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Genetic Modification in Plants

Genetic Modification in Plants

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Published by Anu CN

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Published by: Anu CN on Sep 07, 2011
Copyright:Attribution Non-commercial


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Genetic modification involves altering an organism's DNA.This can be done by altering an existing section of DNA, or by adding anew gene altogether. A gene is a code that governs how we appear andwhat characteristics we have.
Like animals, plants have genes too. Genes decide thecolour of flowers, and how tall a plant can grow. Like people, thecharacteristics of a plant will be transferred to its children, the plant seeds,which grow into new plants. When a scientist genetically modifies a plant,they insert a foreign gene in the plant's own genes. This might be a genefrom a bacterium resistant to pesticide, for example. The result is that theplant receives the characteristics held within the genetic code. Consequently,the genetically modified plant also becomes able to withstand pesticides. Notonly genetic modification can be used to change the plant genes.Spontaneous changes, radiation, chemicals and traditional processing canalso alter the characteristics of a plant or animal. Spontaneous alteration of genes takes place naturally and sometimes with no effect. A spontaneousalteration can lead to the development of both positive and negativecharacteristics. The method is not particularly good if the intention is tocreate specific changes.
Genetically modified plants
are genetically engineered tocontain one or moregenesof another species. The aim is to introduce anew trait to the plant species which does not occur naturally in this species,for example resistance to certain pests, diseases or environmental conditions,or the production of a certain nutrient or pharmaceutical agent.Genetically modified plants are often called "
", as theycontain one or moretransgenesfrom other organisms. However , this termalso includes plants in which the transgene was integrated by naturallyoccurring processes.There are two common approaches to genetically engineer plants: Mosttransgenic plants are generated by the biolistic method (particle gun) or by
mediated transformation.
In the
Biolistic Method
,DNAis bound to tiny particles of gold ortungsten which are subsequently "shot" into plant tissue or single plantcells under high pressure. The accelerated particles penetrate both thecell wallandmembranes.The DNA separates from the metal and is integrated into the plantgenomeinside thenucleus.This method has been applied successfully for many cultivated crops, especiallymonocotslike wheat or maize, for which a transformation with thehelp of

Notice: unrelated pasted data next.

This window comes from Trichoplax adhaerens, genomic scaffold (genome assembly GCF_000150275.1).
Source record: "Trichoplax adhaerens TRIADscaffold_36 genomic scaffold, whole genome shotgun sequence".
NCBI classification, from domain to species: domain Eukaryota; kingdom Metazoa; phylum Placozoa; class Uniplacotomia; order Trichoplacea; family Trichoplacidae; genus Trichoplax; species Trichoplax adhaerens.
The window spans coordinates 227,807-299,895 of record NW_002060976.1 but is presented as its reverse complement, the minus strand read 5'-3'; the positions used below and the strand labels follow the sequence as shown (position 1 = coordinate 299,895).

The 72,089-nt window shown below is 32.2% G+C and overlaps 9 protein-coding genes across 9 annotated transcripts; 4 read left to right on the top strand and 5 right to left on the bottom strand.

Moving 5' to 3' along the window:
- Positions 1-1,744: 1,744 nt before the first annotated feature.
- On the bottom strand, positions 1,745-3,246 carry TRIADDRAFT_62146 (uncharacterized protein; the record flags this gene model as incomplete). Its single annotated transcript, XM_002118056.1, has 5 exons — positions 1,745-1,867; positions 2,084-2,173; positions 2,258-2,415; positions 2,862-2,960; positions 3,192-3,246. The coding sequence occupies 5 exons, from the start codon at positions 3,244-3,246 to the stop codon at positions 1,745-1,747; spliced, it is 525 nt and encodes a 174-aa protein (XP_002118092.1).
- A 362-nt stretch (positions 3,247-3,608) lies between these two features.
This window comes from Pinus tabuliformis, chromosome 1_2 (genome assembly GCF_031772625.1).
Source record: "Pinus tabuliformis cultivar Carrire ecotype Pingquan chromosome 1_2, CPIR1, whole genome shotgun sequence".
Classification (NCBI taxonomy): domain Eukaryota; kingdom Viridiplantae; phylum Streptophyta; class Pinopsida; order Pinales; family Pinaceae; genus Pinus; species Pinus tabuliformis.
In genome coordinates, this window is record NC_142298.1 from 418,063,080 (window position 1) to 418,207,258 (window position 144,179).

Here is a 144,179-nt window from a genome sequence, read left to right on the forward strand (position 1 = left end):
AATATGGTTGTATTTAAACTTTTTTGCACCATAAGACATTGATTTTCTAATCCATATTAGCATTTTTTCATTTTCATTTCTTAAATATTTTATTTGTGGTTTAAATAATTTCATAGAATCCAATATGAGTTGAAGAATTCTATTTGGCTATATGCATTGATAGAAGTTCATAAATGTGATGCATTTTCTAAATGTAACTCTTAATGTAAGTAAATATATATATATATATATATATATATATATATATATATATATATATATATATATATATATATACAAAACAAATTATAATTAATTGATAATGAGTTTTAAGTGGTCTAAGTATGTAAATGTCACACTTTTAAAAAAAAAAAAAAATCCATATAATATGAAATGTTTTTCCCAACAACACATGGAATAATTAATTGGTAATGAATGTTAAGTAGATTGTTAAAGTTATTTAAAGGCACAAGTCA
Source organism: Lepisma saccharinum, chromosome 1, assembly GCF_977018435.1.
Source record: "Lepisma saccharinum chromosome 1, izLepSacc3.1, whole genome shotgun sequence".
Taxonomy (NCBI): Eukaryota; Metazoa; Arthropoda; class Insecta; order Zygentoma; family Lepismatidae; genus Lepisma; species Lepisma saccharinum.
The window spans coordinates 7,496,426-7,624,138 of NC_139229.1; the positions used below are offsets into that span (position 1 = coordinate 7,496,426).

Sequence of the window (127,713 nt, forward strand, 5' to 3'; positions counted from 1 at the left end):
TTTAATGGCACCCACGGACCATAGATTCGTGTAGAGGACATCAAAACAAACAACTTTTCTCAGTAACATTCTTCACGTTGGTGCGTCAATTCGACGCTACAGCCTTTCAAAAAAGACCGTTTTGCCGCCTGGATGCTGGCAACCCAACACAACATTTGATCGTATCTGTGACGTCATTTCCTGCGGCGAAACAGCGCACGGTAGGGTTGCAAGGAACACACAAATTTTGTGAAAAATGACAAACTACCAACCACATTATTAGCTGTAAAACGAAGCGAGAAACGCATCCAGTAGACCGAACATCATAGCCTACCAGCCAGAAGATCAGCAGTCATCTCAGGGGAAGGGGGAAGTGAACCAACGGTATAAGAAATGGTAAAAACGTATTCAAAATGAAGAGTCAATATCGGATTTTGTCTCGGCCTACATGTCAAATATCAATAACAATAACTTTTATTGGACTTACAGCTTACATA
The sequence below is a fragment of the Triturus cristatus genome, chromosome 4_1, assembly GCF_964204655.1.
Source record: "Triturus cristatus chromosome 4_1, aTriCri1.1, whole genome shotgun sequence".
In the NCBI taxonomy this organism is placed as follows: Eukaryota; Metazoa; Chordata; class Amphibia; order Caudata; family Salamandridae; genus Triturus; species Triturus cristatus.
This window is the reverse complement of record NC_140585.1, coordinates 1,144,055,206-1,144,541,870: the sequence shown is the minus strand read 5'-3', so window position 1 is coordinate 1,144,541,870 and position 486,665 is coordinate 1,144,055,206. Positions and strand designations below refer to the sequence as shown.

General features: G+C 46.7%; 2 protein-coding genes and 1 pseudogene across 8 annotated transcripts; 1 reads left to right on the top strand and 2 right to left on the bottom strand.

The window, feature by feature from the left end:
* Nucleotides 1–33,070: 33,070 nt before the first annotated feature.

Agrobacterium tumefaciens 
is less suitable. A disadvantage of this procedure is the damage done to the cellular tissue.
are natural plant parasites, and their natural ability totransfer genes is used for the development of genetically engineeredplants. To create a suitable environment for themselves, theseAgrobacteria insert their genes into plant hosts, resulting in aproliferation of plant cells near the soil level (crown gall). The geneticinformation for tumour growth is encoded on a mobile, circular DNAfragment(plasmid). When Agrobacterium infects a plant, it transfers so-calledT-DNAto a random site in the plant genome. The bacterial T-DNA is cut out of the bacterial plasmid and replaced with the desiredforeign gene. The bacterium is used as a means of transportingforeign genes into plants(vector).
This method works especially well fordicotelydenous plants like potatoes, tomatoes, and tobacco.
 Agrobacteria are less suitable for introducing foreign genes to cropslike wheat and maize.
Genetic modification of plants occurs in several stages:
An organism that has the desired characteristic is identified.
The specific gene that produces this characteristic is located and cutout of the
plant’s DNA.
To get the gene into the cells of the plant being modified, the geneneeds to be attached to a carrier. A piece of bacterial DNA called aplasmid is joined to the gene to act as the carrier.
A type of switch, called a ‘promoter’, is also included with the
combined gene and carrier. This helps make sure the gene worksproperly when it is put into the plant being modified. Only a smallnumber of cells in the plant being modified will actually take up thenew gene. To find out which ones have done so, the carrier packageoften also includes a marker gene to identify them.

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